Somewhere between the title and the first sentence, you lost 90,000 prospectors.
11 posted on 06/28/2013 9:59:14 AM PDT by oh8eleven (RVN '67-'68)
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To: Dysart

I like Virginia city too especially Boot Hill.


12 posted on 06/28/2013 10:00:25 AM PDT by bkepley
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To: bkepley

I thought this was going to be a story about Butte.


13 posted on 06/28/2013 10:13:19 AM PDT by blueunicorn6 ("A crack shot and a good dancer")
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To: oh8eleven
Somewhere between the title and the first sentence, you lost 90,000 prospectors.

The Montana octagonal.
14 posted on 06/28/2013 10:15:52 AM PDT by cripplecreek (REMEMBER THE RIVER RAISIN!)
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To: oh8eleven

Apparently, 10,000 of the prospectors were hungry, the other 90,000 had full stomachs.

Or an extra “0” was placed in the headline.


15 posted on 06/28/2013 10:20:05 AM PDT by july4thfreedomfoundation (Alcohol, Tobacco and Firearms should be a chain of convenience stores.)
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To: july4thfreedomfoundation
Apparently, 10,000 of the prospectors were hungry, the other 90,000 had full stomachs.
I noticed that - thought the same thing. LOL ...
16 posted on 06/28/2013 10:22:39 AM PDT by oh8eleven (RVN '67-'68)
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To: blueunicorn6

Bear Butte, SD?


17 posted on 06/28/2013 10:23:21 AM PDT by Dead Corpse (I will not comply.)
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To: bkepley

Looks like a pretty good fixer-upper! :-)


18 posted on 06/28/2013 10:26:57 AM PDT by jeffc (The U.S. media are our enemy)
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To: bkepley

How is it that a town less than 20 miles from an interstate highway can lie abandoned?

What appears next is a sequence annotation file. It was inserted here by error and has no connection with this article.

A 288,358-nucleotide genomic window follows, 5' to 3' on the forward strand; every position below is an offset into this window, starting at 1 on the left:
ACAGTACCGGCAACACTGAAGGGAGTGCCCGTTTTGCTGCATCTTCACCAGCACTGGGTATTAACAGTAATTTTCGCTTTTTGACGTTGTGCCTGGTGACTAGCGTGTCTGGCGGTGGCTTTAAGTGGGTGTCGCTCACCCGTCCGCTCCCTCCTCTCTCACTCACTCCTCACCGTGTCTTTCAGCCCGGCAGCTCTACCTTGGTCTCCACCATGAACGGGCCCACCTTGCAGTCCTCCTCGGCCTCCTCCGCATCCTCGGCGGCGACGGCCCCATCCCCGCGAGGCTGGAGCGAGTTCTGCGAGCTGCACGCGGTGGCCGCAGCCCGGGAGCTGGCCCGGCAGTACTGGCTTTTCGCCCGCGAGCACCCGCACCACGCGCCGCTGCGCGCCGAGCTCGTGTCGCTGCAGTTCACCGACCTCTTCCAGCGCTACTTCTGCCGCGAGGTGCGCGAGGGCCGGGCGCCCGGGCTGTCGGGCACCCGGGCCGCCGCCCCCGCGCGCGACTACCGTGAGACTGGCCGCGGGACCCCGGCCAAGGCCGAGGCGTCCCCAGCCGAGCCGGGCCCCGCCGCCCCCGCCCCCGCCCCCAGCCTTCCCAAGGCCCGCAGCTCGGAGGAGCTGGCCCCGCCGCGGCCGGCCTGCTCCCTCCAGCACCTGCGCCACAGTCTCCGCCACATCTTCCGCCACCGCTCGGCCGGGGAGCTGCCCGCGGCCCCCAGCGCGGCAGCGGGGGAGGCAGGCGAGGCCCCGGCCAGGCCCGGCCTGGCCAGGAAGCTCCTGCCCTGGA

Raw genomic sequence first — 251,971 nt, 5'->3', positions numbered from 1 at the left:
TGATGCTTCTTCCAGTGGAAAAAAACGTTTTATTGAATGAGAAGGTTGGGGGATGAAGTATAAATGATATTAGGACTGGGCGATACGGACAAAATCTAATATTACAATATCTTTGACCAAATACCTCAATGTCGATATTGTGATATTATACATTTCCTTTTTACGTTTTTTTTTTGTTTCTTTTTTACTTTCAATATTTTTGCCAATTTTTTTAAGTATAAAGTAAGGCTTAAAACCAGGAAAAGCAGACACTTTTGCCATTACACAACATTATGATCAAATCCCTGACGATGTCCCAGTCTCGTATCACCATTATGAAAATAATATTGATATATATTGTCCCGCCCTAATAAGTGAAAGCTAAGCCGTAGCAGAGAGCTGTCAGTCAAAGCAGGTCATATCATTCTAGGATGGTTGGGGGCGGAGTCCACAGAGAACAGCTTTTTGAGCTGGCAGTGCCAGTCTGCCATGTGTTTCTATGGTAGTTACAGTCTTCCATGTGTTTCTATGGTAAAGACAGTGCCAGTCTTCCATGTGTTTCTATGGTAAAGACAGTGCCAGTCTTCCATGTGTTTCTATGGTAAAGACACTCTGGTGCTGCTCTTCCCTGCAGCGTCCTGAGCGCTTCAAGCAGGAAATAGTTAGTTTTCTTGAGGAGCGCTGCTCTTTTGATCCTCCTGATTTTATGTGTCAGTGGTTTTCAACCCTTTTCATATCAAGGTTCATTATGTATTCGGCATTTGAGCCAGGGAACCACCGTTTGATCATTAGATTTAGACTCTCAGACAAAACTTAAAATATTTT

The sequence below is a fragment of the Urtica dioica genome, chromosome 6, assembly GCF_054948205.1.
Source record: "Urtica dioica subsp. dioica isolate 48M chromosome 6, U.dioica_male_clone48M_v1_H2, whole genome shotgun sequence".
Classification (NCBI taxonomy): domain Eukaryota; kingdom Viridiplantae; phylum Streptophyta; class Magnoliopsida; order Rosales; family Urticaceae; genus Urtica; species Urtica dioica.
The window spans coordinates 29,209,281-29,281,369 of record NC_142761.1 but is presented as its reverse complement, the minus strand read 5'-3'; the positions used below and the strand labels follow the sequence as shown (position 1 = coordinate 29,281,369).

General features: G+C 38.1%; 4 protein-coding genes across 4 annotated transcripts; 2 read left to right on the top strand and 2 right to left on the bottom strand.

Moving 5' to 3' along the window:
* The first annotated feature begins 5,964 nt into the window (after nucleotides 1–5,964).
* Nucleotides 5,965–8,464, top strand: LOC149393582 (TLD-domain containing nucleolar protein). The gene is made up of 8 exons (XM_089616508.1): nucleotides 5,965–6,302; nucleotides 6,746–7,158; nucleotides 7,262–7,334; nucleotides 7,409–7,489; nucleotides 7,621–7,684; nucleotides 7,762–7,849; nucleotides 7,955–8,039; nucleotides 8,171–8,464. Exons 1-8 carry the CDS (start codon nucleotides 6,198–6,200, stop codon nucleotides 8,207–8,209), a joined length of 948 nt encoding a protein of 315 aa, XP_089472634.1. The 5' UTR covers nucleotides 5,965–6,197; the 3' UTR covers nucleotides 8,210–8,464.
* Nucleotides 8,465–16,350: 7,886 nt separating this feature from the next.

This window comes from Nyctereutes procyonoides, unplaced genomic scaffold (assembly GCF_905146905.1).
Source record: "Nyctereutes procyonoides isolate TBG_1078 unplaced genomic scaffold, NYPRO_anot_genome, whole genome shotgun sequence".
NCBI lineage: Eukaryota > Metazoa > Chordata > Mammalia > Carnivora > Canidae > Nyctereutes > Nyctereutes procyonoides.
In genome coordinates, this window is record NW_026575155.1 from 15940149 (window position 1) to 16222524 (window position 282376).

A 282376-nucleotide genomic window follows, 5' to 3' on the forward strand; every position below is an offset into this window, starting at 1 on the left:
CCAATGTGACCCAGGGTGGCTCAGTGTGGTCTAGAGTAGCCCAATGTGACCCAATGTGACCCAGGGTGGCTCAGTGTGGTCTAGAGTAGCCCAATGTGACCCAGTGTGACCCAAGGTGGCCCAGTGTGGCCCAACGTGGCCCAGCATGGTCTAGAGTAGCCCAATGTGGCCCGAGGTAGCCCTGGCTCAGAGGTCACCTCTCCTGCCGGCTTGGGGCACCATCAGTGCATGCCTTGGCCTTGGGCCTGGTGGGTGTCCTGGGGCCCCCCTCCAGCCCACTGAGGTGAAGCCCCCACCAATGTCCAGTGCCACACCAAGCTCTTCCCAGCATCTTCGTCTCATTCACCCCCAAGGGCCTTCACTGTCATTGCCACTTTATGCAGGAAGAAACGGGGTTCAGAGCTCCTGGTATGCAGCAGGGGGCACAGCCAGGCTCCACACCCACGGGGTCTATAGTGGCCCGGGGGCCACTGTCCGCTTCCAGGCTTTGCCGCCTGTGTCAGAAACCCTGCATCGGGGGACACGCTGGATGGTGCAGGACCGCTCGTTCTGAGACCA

19 posted on 06/28/2013 10:59:01 AM PDT by Zhang Fei (Let us pray that peace be now restored to the world and that God will preserve it always.)
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To: bkepley

I thought Boot Hill was inTombstone.


20 posted on 06/28/2013 11:21:45 AM PDT by DIRTYSECRET (urope. Why do they put up with this.)
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To: DIRTYSECRET

Flip city!


21 posted on 06/28/2013 11:23:15 AM PDT by DIRTYSECRET (urope. Why do they put up with this.)
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To: DIRTYSECRET

I think there are a lot of Boot Hill’s just like there’s a lot of Virginia City’s.


22 posted on 06/28/2013 11:32:30 AM PDT by bkepley
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To: cripplecreek

“I love salted peanuts and I’m not wearing any socks.”

Who would have imagined that there are ghost towns in the American West? Hopefully, someone will confirm the existance of tumbleweeds as well. /s


23 posted on 06/28/2013 11:43:57 AM PDT by Owl558 (Those who remember George Santayana are doomed to repeat him)
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To: Owl558

The ghost towns here I Colorado are usually nestled on some mountain pass or on some remote mountain trail. A 4WD is definitely needed but it a destination looking for a trip and oh-by-the-way, the scenery is stunning.


24 posted on 06/28/2013 12:23:26 PM PDT by dhs12345
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To: E. Pluribus Unum

A couple of what look like Fords in the pictures. Might be worth something.


25 posted on 06/28/2013 12:25:28 PM PDT by dhs12345
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To: dhs12345